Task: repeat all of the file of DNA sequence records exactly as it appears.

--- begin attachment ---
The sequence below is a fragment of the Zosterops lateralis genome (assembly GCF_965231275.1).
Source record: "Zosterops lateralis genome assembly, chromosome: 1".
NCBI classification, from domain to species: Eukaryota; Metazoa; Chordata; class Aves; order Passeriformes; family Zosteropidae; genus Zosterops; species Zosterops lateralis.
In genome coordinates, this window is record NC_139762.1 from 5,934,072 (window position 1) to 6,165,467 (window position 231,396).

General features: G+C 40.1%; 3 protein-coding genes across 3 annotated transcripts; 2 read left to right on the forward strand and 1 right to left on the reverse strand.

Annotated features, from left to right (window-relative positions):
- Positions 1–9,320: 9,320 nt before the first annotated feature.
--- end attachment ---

The sequence below is a fragment of the Zosterops lateralis genome (assembly GCF_965231275.1).
Source record: "Zosterops lateralis genome assembly, chromosome: 1".
NCBI classification, from domain to species: Eukaryota; Metazoa; Chordata; class Aves; order Passeriformes; family Zosteropidae; genus Zosterops; species Zosterops lateralis.
In genome coordinates, this window is record NC_139762.1 from 5,934,072 (window position 1) to 6,165,467 (window position 231,396).

General features: G+C 40.1%; 3 protein-coding genes across 3 annotated transcripts; 2 read left to right on the forward strand and 1 right to left on the reverse strand.

Annotated features, from left to right (window-relative positions):
- Positions 1–9,320: 9,320 nt before the first annotated feature.